Spank the Bank

Students Challenge Citigroup’s Hand in Bad Lending and Environmental Devastation

“Predatory lending is not unintentional,” says Terra Lawson-Remer, a cofounder of Student Alliance to Reform Corporations (STARC) and recent graduate of Yale. “It is a purposeful and strategic exploitation of poor people and people of color.” STARC, which has been on the forefront of anti-sweatshop organizing on campuses, has also recently decided to put the heat on Citigroup’s alleged predatory-lending and redlining practices.

Redlining is the selective denial of banking services to certain communities. “Long before they bought Associates, Citigroup was underserving minority neighborhoods,” says Matthew Lee, of Inner City Press (ICP), a grassroots consumer and community group in the South Bronx, which has been fighting Citibank since 1992. “There are 450,000 people living in the South Bronx, but there are only three consumer-accessible Citigroup branches here.”

Last November during a hearing held by the New York State Banking Department on Citigroup’s proposed acquisition of Associates, an array of community groups spoke against the acquisition. But then later that afternoon, as Lee tells it, “A gaggle of young, mostly white college students came to testify on the community’s behalf and about the environmental and social impacts of Citigroup projects all across the globe. This surprised the heck out of the regulators.”

Citigroup, however, doesn’t seem too concerned. When queried about the links between these diverse complaints, Johnson said, “What links?” Activists have come to identify unchecked corporate power as their common enemy. “We shouldn’t be drawing red lines around U.S. inner cities,” says Patrick Reinsborough, grassroots coordinator for RAN. “We should be drawing green lines around the world’s remaining forests.” Johnson refused to comment on whether this multipronged campaign posed a threat to Citigroup’s image or its ability to appeal to new customers. “Citigroup seeks to maintain constructive dialogue with RAN and other groups on relevant social and environmental issues,” she said. “We disagree with their pressure tactics, but we share common goals.”

“Companies like Citigroup have become so powerful that until you start asking questions about their global presence, community groups can’t get their ear,” Lee contends. “Citigroup may not care what people in the South Bronx think, but they’ve got to care about what white students think.” Lawson-Remer agrees: “As students, we have kinds of leverage that others don’t.” Besides cutting up Citi credit cards, STARC and the five other national student groups that cosponsored the Ruckus camp are working to divest university endowments of their Citigroup holdings and pressing for a jobs boycott by creatively disrupting Citigroup recruitment efforts on campuses.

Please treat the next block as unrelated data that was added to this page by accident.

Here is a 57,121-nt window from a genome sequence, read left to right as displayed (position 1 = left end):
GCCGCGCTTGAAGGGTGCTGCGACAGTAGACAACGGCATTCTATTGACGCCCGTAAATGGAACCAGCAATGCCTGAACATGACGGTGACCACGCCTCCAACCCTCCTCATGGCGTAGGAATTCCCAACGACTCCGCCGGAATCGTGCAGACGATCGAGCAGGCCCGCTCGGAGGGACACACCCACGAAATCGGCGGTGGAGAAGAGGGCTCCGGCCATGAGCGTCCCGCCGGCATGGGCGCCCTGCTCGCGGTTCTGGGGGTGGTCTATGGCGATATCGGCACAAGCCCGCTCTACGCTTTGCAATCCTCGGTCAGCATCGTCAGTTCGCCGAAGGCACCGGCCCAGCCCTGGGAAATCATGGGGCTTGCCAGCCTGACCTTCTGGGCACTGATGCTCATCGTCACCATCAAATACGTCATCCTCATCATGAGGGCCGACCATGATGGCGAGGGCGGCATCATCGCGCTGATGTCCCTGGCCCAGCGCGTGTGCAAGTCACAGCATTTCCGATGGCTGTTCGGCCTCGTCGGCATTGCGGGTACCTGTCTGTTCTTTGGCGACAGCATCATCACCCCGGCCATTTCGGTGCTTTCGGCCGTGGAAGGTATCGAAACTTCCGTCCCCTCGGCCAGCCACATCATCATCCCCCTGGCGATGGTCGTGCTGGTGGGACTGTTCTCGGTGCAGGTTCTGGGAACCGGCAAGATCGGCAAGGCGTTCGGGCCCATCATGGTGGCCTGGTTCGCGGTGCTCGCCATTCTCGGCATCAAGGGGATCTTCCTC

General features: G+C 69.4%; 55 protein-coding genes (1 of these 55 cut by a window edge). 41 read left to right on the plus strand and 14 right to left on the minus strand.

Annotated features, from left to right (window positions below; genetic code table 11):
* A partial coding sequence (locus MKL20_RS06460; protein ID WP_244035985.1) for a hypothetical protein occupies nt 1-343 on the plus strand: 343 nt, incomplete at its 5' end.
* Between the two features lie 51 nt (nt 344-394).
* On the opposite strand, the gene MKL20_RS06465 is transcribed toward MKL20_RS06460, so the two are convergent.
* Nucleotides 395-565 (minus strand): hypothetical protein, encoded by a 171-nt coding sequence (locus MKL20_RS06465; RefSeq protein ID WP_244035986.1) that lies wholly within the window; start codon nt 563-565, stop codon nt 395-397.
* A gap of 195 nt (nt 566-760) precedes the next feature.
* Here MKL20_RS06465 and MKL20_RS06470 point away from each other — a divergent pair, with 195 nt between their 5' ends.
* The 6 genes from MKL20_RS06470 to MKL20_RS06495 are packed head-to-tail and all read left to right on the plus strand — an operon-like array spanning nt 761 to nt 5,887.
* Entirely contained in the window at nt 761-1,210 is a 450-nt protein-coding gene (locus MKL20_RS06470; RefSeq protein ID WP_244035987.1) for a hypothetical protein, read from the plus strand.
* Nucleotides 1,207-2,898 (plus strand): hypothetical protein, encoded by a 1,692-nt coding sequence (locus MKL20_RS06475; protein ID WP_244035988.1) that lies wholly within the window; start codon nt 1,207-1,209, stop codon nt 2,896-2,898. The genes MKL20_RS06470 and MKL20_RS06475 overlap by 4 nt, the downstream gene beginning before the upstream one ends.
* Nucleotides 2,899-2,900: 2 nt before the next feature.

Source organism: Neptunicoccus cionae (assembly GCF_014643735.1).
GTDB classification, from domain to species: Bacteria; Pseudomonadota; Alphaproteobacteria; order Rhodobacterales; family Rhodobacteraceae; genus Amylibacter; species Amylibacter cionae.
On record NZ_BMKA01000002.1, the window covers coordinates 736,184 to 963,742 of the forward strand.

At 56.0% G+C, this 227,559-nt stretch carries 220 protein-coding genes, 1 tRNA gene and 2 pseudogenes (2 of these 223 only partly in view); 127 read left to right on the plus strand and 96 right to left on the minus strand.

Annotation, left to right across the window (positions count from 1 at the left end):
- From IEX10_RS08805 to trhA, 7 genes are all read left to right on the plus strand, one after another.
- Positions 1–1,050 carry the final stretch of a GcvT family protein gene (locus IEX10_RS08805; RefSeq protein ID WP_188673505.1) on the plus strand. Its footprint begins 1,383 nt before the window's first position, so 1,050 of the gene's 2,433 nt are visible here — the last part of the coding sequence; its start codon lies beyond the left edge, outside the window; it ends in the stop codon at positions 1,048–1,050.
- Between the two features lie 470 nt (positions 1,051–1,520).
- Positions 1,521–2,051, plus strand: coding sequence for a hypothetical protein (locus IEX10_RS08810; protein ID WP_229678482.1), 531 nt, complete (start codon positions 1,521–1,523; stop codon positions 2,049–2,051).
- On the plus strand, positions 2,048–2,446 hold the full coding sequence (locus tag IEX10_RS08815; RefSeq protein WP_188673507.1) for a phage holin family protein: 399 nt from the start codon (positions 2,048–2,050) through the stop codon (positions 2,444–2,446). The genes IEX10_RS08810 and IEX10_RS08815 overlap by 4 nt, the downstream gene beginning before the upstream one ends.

“Targeting Citi makes sense,” says Dave Casey, a senior from Eastern Michigan University. He hadn’t heard about the campaign until the Ruckus camp but is now planning to make it the focus of his campus activism. “It puts a head on the enemy; it gives us an opportunity to take concrete local actions on campus. It also helps make connections because no matter what you’re already working on, Citi’s probably involved in it.”

The week in Florida ended with a campwide direct action role-play. Trainers stood in as police, campus officials, and reporters. A RAN staffer played Citigroup’s CEO, Sandy Weill, who was visiting the mock campus for a speaking event. In a scene of organized chaos reminiscent of recent antiglobalization protests, the campers put into play almost everything they had learned that week. One action team locked their arms through steel tubing to the chassis of a van, blocking the CEO’s limousine from entering campus. Another team went to the auditorium, where three students locked themselves together on the stage with bicycle U-locks around their necks. “Citigroup is profiting from racism,” said one of the students hoarsely, as an aggressive newscaster from “No Content News” stuck a mic in his face. A third team scaled the walls of the administration building. A banner with Citi’s red umbrella and a slash through it fluttered high above the ground. Chants of “Human need! Not corporate greed!” filled the camp. The chants finally turned to cheers as the lead Ruckus trainer yelled out, “OK. Stop! You guys won!” It is unlikely that students will hear these words from Citigroup itself any time soon, but as Reinsborough says, “This is just the beginning.”


A demonstration against Citigroup on Wednesday, April 11, begins at 11:30 a.m., at Hunter College, 68th Street and Lexington.


Other Useful Sites

Campaigns:
Citiaction
Tell Citibank

Student groups:
Free the Planet!
JustAct
Student Environmental Action Coalition

To locate the nearest Citigroup office:
Citibank
CitiFinancial
Salomon Smith Barney

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